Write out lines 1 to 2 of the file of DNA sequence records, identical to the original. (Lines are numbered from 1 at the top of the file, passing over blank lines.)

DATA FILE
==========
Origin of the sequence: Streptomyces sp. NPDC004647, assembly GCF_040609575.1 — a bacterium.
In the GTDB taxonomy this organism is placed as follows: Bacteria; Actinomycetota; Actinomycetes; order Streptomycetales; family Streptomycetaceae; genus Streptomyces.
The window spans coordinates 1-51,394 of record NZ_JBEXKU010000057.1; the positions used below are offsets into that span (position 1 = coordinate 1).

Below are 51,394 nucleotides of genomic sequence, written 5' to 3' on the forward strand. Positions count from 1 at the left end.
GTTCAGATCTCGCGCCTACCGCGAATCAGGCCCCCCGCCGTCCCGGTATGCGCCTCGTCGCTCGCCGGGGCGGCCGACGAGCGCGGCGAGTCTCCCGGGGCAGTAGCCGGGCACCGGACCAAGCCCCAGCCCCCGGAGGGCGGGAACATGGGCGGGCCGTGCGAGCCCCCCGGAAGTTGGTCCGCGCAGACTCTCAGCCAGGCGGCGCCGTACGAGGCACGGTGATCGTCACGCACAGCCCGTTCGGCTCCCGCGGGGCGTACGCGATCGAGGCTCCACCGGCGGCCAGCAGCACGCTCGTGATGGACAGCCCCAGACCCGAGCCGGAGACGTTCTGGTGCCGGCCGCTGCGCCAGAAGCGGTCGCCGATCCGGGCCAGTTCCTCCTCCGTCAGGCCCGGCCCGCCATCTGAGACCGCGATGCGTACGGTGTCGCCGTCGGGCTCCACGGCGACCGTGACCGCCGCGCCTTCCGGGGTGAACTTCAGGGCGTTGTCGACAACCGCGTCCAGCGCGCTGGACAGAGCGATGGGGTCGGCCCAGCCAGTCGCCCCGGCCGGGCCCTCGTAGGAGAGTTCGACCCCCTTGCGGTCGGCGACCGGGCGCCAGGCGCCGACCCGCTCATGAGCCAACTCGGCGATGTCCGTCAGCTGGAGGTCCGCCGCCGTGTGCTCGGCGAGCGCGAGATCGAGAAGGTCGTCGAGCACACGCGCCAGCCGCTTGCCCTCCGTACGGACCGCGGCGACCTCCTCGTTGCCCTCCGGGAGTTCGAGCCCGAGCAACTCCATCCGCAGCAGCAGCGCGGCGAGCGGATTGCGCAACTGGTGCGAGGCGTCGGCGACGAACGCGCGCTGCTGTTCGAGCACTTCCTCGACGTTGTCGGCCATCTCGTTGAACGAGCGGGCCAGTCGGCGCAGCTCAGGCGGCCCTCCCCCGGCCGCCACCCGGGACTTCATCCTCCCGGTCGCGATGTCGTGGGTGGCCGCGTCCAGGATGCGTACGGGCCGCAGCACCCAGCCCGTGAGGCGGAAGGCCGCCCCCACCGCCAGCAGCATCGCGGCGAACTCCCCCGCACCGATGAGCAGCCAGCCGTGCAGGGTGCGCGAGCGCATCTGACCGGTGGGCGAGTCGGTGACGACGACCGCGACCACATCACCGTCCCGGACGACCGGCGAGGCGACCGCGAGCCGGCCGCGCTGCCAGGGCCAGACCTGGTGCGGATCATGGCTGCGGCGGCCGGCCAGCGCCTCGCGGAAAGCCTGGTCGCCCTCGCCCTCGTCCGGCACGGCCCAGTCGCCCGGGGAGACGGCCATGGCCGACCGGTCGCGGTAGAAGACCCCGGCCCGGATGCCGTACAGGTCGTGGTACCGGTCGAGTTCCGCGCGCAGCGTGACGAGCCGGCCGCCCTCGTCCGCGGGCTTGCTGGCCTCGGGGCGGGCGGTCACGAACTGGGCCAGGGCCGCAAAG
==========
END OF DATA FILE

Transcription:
Origin of the sequence: Streptomyces sp. NPDC004647, assembly GCF_040609575.1 — a bacterium.
In the GTDB taxonomy this organism is placed as follows: Bacteria; Actinomycetota; Actinomycetes; order Streptomycetales; family Streptomycetaceae; genus Streptomyces.